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Mayor Montz, local leaders speak at St. Joseph Church historical marker dedication ceremony




Photos: Mayor Aaron Montz / Facebook

Tiffin Mayor Aaron Montz and other local leaders spoke at a dedication ceremony for the St. Joseph Catholic Church historical marker Thursday evening.

The church is celebrating its 175th anniversary this year, and it was awarded a state of Ohio historical marker to help commemorate the occasion.

“St. Joseph’s was constructed by immigrants and has endured through wind storms and fires to become one of the more recognizable landmarks in Downtown Tiffin. Congratulations to the entire parish on this wonderful anniversary,” Montz said.

Seneca County Commissioner Shayne Thomas also delivered remarks at the ceremony.

“St. Joe’s is resilient. The video that’s out that describes the fire and the rebuilding, I think it’s only appropriate that this monument is now being dedicated during this pandemic. Because St. Joe’s is resilient, and even though we’re struggling now, better things will come,” Thomas said.

The historical marker states that St. Joseph Catholic Church has been located at 36 Melmore St. since the parish’s formation in 1845.

“Tiffin was established by Josiah Hedges in 1822, and shortly after, many German Catholic families began to settle in the area. They formed part of St. Mary’s parish until 1845, when they obtained permission from Bishop John Purcell of the Diocese of Cincinnati to organize as the separate congregation of St. Joseph,” the marker states.

“In May 1845, parishioners bought two acres of land at the conjunction of Melmore and South Washington Streets. Within the month, they laid the cornerstone for a 40-foot by 66-foot brick church that would be completed by August of that year. As the congregation grew, Rev. Joseph Bihn, pastor from 1856 to 1873, saw the need for a new church.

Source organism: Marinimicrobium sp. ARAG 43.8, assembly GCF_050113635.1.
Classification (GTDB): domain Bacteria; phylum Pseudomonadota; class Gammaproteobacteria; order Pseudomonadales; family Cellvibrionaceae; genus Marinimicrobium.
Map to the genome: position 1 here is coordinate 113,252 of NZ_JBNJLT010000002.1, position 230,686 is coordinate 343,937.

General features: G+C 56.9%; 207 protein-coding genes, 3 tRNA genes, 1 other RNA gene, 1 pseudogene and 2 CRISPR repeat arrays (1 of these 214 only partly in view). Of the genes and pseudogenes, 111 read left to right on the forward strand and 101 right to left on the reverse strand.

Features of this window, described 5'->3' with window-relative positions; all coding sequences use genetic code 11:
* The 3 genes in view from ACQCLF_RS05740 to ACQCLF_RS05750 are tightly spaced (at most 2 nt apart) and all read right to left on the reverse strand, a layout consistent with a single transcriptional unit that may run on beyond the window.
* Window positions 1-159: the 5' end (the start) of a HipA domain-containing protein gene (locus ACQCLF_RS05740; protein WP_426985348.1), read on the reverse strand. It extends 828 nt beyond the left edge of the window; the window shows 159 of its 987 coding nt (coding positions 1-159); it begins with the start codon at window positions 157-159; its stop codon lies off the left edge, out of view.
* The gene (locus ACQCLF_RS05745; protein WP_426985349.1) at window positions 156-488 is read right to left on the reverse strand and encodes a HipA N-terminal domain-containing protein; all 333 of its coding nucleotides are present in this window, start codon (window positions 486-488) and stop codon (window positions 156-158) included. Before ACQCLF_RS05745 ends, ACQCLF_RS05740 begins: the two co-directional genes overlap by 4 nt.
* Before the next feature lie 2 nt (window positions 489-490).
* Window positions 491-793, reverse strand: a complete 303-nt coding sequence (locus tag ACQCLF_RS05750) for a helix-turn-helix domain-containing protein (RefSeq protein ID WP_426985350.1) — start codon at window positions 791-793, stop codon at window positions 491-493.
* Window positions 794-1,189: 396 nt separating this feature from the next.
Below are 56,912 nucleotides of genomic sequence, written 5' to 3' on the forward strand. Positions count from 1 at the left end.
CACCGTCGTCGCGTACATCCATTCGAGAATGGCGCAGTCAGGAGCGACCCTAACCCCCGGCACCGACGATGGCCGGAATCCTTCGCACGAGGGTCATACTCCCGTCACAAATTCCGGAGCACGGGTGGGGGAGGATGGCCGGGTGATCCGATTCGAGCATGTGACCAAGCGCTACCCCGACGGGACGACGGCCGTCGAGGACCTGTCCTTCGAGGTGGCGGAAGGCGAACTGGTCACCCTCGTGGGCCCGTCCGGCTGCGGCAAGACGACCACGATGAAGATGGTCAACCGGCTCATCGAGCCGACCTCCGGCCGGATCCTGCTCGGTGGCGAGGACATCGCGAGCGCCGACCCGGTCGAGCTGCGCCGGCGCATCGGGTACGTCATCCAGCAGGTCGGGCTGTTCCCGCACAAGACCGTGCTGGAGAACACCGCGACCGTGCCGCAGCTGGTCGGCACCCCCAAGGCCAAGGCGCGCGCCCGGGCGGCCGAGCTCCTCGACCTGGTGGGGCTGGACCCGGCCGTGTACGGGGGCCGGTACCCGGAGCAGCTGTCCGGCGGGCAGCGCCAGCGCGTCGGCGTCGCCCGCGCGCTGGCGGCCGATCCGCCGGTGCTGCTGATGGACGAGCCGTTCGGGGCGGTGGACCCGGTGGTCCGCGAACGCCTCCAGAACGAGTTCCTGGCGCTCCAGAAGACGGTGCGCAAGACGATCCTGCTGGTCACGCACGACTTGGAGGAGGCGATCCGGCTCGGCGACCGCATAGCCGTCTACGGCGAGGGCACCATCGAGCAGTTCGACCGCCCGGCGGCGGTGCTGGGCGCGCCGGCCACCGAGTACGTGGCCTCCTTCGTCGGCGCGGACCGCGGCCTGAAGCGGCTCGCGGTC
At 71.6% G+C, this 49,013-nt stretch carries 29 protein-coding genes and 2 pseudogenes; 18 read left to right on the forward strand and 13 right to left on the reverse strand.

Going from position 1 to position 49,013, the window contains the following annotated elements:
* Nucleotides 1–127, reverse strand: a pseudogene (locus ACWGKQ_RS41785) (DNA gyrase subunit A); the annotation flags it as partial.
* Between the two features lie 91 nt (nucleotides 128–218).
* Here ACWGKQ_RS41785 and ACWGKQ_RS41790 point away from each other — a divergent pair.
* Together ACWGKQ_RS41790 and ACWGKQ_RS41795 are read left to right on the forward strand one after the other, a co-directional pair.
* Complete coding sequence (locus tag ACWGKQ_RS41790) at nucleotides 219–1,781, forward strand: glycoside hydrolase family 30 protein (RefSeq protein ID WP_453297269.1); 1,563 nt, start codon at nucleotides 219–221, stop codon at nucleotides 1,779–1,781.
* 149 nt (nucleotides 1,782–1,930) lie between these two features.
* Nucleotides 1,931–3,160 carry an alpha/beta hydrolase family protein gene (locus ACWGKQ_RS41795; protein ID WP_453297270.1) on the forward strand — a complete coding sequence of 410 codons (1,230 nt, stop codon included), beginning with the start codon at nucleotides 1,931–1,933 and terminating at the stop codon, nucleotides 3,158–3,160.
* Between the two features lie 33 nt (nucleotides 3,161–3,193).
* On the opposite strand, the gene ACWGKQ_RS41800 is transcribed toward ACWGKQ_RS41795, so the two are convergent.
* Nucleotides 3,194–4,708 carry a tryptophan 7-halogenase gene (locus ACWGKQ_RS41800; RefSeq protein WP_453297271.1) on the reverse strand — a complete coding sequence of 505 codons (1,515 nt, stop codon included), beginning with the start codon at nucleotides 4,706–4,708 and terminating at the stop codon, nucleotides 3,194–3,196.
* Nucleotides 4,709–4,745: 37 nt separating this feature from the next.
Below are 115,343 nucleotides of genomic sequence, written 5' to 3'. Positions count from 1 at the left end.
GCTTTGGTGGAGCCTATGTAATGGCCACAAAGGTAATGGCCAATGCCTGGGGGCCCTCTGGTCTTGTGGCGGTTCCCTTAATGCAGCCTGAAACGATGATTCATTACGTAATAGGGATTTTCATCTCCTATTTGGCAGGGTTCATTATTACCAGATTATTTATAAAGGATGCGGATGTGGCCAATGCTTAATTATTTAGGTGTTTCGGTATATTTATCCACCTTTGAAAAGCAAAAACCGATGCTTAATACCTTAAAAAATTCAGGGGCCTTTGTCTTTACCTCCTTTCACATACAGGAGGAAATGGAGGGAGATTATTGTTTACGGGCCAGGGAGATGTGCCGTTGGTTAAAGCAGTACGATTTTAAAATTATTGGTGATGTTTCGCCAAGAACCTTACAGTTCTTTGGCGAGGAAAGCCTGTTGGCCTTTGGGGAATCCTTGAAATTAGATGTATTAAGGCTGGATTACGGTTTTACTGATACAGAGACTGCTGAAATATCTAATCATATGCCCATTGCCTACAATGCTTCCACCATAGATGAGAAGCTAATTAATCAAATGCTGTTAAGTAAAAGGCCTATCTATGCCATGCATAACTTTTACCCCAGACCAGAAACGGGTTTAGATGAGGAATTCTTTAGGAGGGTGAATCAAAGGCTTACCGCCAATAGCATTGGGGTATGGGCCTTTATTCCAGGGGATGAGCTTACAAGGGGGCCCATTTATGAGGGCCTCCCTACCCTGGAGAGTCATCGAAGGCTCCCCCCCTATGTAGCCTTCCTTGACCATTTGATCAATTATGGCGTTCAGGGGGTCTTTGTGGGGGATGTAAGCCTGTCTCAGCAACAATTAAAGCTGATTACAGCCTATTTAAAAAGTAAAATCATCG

“The original St. Joseph’s was demolished in 1860 but the parish built a new Gothic-style church at the same location. Consecrated in September 1862, the new building measured 140 feet by 60 feet with a 180-foot-high spire. Construction cost only $25,000 because parishioners furnished most of the labor and building materials.

“In April 1934, lightning struck the steeple, causing a fire that destroyed much of the church and left standing only the walls and the sanctuary, which is the location of the altar and is the most important part of a Catholic church. The congregation raised $200,000 to rebuild a significant amount during the Great Depression when much of the country was under financial strain. The reconstructed church was blessed and dedicated in September 1937.”

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